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June 18, 2018  |  Login
Food Poisoning
by James F. Balch, M.D. and Mark Stengler, N.D.

One of the most unpleasant and certainly potentially dangerous conditions is food poisoning. A person's body reacts to toxins produced by bacteria that contaminate food. The most common types of food poisoning result from the bacteria of salmonella, campylobacter, and staphylococcus.

Symptoms range from nausea, overall body weakness, fever, and abdominal cramps to violent episodes of vomiting and diarrhea as the body tries to rid itself of the contaminated food.

Most cases of food poisoning can be avoided. Food poisoning occurs as a result of improper handling, storing, or cooking of food. That is why it is important for people to always wash their hands thoroughly with soap before eating and especially before preparing a meal.

It is important to refrigerate foods like mayonnaise, egg salad, potato salads, rice puddings, and fried rice. These foods can be easily contaminated. Another common mistake is not to cook foods thoroughly and at high-enough temperatures. This is especially true with meats.

Follow the old adage in deciding whether or not to eat leftovers: "When in doubt, throw it out."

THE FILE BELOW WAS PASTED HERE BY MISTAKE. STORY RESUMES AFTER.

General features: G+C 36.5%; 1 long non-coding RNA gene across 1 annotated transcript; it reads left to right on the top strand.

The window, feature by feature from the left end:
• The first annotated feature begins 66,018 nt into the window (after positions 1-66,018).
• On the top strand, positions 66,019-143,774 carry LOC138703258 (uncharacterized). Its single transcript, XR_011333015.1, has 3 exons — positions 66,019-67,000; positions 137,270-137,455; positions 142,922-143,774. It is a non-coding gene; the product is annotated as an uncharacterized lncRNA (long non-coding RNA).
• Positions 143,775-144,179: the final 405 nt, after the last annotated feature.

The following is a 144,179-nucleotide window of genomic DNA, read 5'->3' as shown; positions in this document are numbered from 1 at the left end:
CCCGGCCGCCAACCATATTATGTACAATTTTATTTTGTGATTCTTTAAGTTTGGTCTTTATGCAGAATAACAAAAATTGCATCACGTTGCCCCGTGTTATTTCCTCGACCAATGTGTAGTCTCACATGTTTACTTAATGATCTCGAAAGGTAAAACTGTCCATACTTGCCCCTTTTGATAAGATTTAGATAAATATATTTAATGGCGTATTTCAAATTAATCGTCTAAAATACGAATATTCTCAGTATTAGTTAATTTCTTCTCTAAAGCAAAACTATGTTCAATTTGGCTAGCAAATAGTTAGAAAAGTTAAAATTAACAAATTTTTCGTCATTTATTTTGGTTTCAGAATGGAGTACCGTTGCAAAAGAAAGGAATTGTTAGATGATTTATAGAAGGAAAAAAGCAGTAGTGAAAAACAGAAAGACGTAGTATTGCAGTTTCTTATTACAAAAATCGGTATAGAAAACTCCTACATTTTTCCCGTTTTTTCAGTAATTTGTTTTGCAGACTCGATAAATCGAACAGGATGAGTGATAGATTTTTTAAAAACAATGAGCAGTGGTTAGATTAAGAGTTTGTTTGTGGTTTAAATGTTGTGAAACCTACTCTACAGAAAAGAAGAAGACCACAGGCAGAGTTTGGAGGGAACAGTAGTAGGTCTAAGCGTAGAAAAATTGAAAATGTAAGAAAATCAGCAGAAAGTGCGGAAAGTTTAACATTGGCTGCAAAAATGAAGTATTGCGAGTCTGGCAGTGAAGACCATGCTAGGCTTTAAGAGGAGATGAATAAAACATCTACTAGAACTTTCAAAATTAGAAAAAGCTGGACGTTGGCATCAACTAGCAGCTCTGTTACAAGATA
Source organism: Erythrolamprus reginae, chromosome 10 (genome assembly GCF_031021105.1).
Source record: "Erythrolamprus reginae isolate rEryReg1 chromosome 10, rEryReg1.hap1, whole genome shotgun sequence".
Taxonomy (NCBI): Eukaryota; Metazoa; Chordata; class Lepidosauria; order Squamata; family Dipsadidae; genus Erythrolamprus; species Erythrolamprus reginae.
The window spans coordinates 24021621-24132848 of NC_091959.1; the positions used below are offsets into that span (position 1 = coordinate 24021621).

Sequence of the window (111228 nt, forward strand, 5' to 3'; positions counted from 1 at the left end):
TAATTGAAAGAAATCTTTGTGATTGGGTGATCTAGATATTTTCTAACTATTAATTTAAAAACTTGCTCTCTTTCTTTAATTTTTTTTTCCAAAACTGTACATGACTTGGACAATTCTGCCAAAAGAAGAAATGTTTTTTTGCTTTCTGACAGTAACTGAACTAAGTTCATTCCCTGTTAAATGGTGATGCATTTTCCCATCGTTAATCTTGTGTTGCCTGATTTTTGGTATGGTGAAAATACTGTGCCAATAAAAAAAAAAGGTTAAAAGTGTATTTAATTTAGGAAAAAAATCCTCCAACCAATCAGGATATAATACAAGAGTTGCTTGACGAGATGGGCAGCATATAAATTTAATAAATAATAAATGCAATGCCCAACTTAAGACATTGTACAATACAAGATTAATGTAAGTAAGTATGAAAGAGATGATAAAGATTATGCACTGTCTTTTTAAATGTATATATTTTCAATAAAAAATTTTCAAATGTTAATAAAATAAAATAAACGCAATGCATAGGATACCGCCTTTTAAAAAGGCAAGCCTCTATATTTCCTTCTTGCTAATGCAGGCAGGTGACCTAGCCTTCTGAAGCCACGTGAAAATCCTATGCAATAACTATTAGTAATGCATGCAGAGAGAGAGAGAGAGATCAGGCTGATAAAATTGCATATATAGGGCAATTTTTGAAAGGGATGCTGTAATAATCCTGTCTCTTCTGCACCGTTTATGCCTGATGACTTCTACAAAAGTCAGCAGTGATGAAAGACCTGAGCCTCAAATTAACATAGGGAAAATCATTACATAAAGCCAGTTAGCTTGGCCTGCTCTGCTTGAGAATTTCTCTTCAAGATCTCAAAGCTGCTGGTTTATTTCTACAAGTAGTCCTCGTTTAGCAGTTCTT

Food poisoning can also occur from eating plants that contain toxic chemicals (certain types of mushrooms) or foods contaminated with chemicals (e.g., heavy metals like lead). If you suspect that your child has eaten a poisonous plant, seek medical attention immediately.

Fortunately, most cases of food poisoning are short-lived, and your appetite will return within one to two days. However, head to the emergency room if you or your child has a medical condition that impairs the immune system (e.g., HIV, hepatitis) or displays any of these severe symptoms:

  • Violent vomiting
  • A fever exceeding 102 degrees F
  • Vision problems
  • Severe diarrhea that lasts more than one day or contains blood
  • Trouble breathing or talking
  • Dehydration
Next: What are the Testing Techniques for Food Poisoning

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